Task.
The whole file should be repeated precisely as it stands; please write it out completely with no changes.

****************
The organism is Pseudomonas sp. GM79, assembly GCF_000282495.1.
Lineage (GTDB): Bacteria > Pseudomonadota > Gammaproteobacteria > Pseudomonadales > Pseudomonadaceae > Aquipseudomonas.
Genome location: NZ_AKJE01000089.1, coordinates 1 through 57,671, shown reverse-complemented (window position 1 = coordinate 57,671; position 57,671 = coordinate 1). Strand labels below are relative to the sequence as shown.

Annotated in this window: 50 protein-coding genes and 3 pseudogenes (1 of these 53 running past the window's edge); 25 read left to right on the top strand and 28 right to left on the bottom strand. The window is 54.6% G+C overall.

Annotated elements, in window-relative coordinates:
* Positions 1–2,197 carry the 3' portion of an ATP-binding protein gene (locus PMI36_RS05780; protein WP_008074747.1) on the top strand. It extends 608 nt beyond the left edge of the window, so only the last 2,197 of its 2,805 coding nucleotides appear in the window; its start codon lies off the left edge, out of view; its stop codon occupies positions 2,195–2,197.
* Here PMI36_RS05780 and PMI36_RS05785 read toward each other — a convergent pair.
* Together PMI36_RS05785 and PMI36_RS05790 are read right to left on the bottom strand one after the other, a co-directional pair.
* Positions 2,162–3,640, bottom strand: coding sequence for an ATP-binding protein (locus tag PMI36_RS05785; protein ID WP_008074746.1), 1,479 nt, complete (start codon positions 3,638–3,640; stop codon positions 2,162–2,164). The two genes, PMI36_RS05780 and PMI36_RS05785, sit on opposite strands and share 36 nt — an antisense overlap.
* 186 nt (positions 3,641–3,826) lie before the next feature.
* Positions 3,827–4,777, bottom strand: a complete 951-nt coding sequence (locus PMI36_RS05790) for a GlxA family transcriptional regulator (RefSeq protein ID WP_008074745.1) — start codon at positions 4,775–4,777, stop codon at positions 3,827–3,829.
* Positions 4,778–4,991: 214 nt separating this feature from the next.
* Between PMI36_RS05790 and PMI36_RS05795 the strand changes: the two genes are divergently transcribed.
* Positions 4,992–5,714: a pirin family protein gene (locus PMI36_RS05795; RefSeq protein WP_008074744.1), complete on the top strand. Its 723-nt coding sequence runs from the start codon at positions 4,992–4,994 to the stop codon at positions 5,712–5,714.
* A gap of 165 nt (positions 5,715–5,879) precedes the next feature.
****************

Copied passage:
The organism is Pseudomonas sp. GM79, assembly GCF_000282495.1.
Lineage (GTDB): Bacteria > Pseudomonadota > Gammaproteobacteria > Pseudomonadales > Pseudomonadaceae > Aquipseudomonas.
Genome location: NZ_AKJE01000089.1, coordinates 1 through 57,671, shown reverse-complemented (window position 1 = coordinate 57,671; position 57,671 = coordinate 1). Strand labels below are relative to the sequence as shown.

Annotated in this window: 50 protein-coding genes and 3 pseudogenes (1 of these 53 running past the window's edge); 25 read left to right on the top strand and 28 right to left on the bottom strand. The window is 54.6% G+C overall.

Annotated elements, in window-relative coordinates:
* Positions 1–2,197 carry the 3' portion of an ATP-binding protein gene (locus PMI36_RS05780; protein WP_008074747.1) on the top strand. It extends 608 nt beyond the left edge of the window, so only the last 2,197 of its 2,805 coding nucleotides appear in the window; its start codon lies off the left edge, out of view; its stop codon occupies positions 2,195–2,197.
* Here PMI36_RS05780 and PMI36_RS05785 read toward each other — a convergent pair.
* Together PMI36_RS05785 and PMI36_RS05790 are read right to left on the bottom strand one after the other, a co-directional pair.
* Positions 2,162–3,640, bottom strand: coding sequence for an ATP-binding protein (locus tag PMI36_RS05785; protein ID WP_008074746.1), 1,479 nt, complete (start codon positions 3,638–3,640; stop codon positions 2,162–2,164). The two genes, PMI36_RS05780 and PMI36_RS05785, sit on opposite strands and share 36 nt — an antisense overlap.
* 186 nt (positions 3,641–3,826) lie before the next feature.
* Positions 3,827–4,777, bottom strand: a complete 951-nt coding sequence (locus PMI36_RS05790) for a GlxA family transcriptional regulator (RefSeq protein ID WP_008074745.1) — start codon at positions 4,775–4,777, stop codon at positions 3,827–3,829.
* Positions 4,778–4,991: 214 nt separating this feature from the next.
* Between PMI36_RS05790 and PMI36_RS05795 the strand changes: the two genes are divergently transcribed.
* Positions 4,992–5,714: a pirin family protein gene (locus PMI36_RS05795; RefSeq protein WP_008074744.1), complete on the top strand. Its 723-nt coding sequence runs from the start codon at positions 4,992–4,994 to the stop codon at positions 5,712–5,714.
* A gap of 165 nt (positions 5,715–5,879) precedes the next feature.